Restaurateur Danny Meyer really loves his matzoh ball soup.
“When I first moved to NYC and was a salesman, I would drive around and eat deli food at least once a week,” the Shake Shack and Gramercy Tavern chief told the crowd earlier this month at his Union Square Hospitality group’s Morning Market Meeting, a quarterly town hall-style event.
“I would go to genuine delis, and also found that Greek diners were selling matzoh ball soup and ersatz corned beef,” he explained. “I think those places created a bridge.”
Matzoh ball soup has been on the menu at the upscale Gramercy Tavern, and is currently available at the Untitled at The Whitney, located in the Upper East Side art museum. But Meyer’s menus were not the topic of discussion that morning, at least not entirely. Meyer was joined by Jake Dell, the fifth-generation owner of Katz’s Delicatessen, for the deli-themed event, titled ‘Knishes, Kugel, and Kvetching,’ at Manhattan’s Union Square Greenmarket.
In terms of average restaurant lifespans, Meyer’s Union Square Cafe is certainly up there. But the 28-year-old downtown dining staple has got nothing on Katz’s Delicatessen, the iconic Lower East Side institution celebrating its 125th anniversary this year. In honor of the milestone—and the publication of Katz’s: Autobiography of a Delicatessen—Meyer devoted this month’s meeting to deli culture.
Meyer, who grew up in St. Louis, MO, has fond memories of El and Lee, the local deli his family frequented. He and his brother, he explained proudly, perfected a method of opening up the pastrami early on Sunday mornings to dig in without their mother knowing.
“I remember that food very fondly—the chopped liver was amazing, the matzoh ball soup was great.” He also admitted to a prank he and his brother once pulled, in which they had over $100 worth of El and Lee food sent to their neighbor anonymously. (They paid it back in leaf-raking.)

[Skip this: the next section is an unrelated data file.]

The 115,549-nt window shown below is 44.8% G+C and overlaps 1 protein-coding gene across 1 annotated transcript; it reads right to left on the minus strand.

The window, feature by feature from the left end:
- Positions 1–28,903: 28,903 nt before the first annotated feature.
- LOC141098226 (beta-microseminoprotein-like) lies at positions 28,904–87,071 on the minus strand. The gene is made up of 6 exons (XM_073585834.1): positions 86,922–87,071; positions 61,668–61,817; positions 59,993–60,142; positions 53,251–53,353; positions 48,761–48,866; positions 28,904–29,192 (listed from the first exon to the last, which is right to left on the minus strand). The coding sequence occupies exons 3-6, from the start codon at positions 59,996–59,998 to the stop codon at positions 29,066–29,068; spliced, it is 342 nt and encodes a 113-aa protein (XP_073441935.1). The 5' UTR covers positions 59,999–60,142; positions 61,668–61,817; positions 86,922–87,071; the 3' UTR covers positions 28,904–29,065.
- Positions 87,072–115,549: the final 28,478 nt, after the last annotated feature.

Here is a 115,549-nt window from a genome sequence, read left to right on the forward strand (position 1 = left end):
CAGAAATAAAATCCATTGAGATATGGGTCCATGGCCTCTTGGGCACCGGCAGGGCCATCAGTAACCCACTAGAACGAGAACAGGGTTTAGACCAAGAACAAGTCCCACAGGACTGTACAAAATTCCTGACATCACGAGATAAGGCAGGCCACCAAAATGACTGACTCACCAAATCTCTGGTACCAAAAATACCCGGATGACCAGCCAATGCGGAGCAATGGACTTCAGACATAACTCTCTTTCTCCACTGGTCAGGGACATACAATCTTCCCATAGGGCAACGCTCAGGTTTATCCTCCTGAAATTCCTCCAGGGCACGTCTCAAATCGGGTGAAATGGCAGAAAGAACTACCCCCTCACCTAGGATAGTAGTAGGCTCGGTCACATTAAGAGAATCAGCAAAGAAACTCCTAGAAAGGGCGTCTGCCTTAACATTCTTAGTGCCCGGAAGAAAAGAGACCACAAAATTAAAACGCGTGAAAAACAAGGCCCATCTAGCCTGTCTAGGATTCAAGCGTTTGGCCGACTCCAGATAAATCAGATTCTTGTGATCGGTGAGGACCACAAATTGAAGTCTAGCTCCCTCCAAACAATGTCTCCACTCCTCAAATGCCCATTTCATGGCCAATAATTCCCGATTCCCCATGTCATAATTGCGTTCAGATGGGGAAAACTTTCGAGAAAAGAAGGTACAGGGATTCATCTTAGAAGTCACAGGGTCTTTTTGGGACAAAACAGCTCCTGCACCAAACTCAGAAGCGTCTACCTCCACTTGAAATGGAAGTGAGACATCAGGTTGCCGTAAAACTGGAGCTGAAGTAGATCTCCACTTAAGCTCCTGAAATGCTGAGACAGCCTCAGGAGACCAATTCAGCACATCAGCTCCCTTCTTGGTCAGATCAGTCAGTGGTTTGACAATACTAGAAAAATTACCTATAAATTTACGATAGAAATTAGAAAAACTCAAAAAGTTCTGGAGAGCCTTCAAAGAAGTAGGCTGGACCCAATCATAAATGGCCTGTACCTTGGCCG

The event’s nearly 50 guests sampled Katz’s pastrami and matzoh ball soup, as well as breads and pastries from Breads Bakery, whose Israeli-born owner Uri Scheft shared with the crowd his memory of visiting Katz’s 30 years ago, on his first trip to the United States, and trying the pastrami.
The one-year-old bakery and cafe is located across the street from Union Square Cafe—their bread can be found in the restaurant’s bread basket—and Scheft’s venture has clearly caught Meyer’s eye. Scheft is something of a restaurateur himself, operating three other locations, known as “Lechamim,” in Tel Aviv.
Unsurprisingly, much of the morning’s conversation focused on tradition and the desire to create community through food. After all, it was a member of the Union Square Hospitality community—a book publisher who dines at Union Square Cafe about twice a week—who suggested that a Morning Market Meeting pay tribute to Katz’s. It was a major deviation from the usual farmers market-themed guests and subject matter, but Meyer was all ears.
“My grandmother, who was a fierce assimilationist, would serve us matzoh balls with roast beef for Christmas dinner,” Meyer explained.
Meyer included that recipe in one of his first hand-typed newsletters from Union Square Cafe. “I got a bag of mail from furious people because the recipe called for both butter and chicken stock,” he said. “People would say, ‘What kind of Jew are you?’”
Undeterred, he put a version of the dish—a fusion of Italian food and Jewish food—into the first Union Square Cookbook with a disclaimer. No complaints followed.